Israeli President Shimon Peres called Sunday for an international effort to "take out" chemical weapons in Syria after claims President Bashar al-Assad's regime used them in a deadly attack.
"The time has come to make a joint effort to take out all the chemical weapons from Syria," Peres said, without elaborating if he envisioned this being achieved through military strikes or otherwise.
The chemical arms, Peres said, "cannot remain there, whether in the hands of Assad or the hands of other people."
"It's very complicated, very expensive, but it will be more expensive and more dangerous to keep" the situation as it is, said the Israeli leader.
Doctors Without Borders said that 355 people of the thousands treated at three hospitals died with "neurotoxic" symptoms stemming from attacks on Wednesday near Damascus.
The Assad regime and its opponents accuse each other of carrying out the attacks.
"I think it's unprecedented what's happening in Syria," said Peres.
"I can't believe that there has been the most unbelievable war crime which is the use of chemical weapons to kill hundreds of women and children," he said in remarks ahead of talks with visiting French Foreign Minister Laurent Fabius.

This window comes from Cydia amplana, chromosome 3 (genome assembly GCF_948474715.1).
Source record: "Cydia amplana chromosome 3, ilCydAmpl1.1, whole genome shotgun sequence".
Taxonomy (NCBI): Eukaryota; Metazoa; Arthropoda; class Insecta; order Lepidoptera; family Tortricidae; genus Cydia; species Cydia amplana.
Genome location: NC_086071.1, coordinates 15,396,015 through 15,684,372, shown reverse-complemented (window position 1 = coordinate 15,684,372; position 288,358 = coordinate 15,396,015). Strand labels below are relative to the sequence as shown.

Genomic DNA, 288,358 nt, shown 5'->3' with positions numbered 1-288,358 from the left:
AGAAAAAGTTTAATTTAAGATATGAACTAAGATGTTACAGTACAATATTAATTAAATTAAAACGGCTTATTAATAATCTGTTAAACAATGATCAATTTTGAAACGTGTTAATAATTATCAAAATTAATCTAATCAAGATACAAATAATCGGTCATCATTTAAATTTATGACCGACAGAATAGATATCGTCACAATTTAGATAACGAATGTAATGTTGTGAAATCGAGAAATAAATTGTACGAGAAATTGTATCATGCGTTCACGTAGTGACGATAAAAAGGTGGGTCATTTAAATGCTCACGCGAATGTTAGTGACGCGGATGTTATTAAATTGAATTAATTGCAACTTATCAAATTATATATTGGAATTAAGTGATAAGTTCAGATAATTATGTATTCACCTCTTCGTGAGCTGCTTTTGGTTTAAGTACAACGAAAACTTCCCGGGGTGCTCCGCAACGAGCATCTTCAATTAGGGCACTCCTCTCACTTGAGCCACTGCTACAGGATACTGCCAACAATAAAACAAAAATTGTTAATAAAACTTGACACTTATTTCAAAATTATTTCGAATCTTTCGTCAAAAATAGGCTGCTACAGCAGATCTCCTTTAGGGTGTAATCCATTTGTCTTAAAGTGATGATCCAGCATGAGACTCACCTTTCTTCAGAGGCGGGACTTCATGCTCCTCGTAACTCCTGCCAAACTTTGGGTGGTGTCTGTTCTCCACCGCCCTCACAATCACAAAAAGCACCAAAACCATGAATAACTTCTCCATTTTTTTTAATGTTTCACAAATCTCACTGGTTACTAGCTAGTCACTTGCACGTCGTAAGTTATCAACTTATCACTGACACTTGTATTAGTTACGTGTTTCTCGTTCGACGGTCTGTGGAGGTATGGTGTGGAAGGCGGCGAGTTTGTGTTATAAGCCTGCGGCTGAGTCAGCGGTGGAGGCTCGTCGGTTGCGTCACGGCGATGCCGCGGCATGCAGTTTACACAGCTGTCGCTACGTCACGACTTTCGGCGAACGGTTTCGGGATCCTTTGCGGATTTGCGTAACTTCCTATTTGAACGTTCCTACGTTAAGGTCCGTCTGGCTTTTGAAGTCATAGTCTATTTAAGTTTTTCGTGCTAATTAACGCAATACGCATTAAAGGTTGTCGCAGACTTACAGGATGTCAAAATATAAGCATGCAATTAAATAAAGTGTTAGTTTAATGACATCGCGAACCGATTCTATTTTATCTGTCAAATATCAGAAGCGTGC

For his part, Fabius reiterated the French stance that "everything indicates a chemical massacre, and its very heavy responsibility falls on Bashar Al Assad".
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"We don't understand the absence of a strong reaction by the international community after the facts have been proven.
"If the international community stays silent in front of such massacre, the people will wonder who or what can we trust," the French minister warned.
Fabius was in Jerusalem for talks with senior Israeli officials, after Saturday meetings with the Palestinian president and prime minister.
Speaking ahead of his weekly cabinet meeting, Israeli Prime Minister Benjamin Netanyahu called the reported chemical weapons attacks in Syria "a terrible tragedy and a terrible crime".
"Our hearts go out to the women, babies and children who were hit so cruelly by weapons of mass destruction," he said. "This situation cannot continue."
Netanyahu said the alleged attack was further proof "the world's most dangerous regimes cannot have possession over the world's most dangerous weapons".
The premier, who was set to meet Fabius later in the day, said Israel was closely monitoring Syria and would be ready to take action if it felt at risk.
"Our finger is a responsible finger, and if necessary it can be on the trigger," he said. "We will always know to protect our citizens."
Israeli officials have taken care to not voice support of foreign military intervention in Syria, as the US said it was ready to take action there but still evaluating the claims of a chemical weapons attack.
Intelligence Minister Yuval Steinitz said on Sunday that "the massive use of chemical weapons and the terrible pictures of hundreds of dead children won't be able to pass without a reaction" from the international community.
"If I must make an assessment -- there will be some sort of reaction by the international community, the US, maybe other states," he told army radio.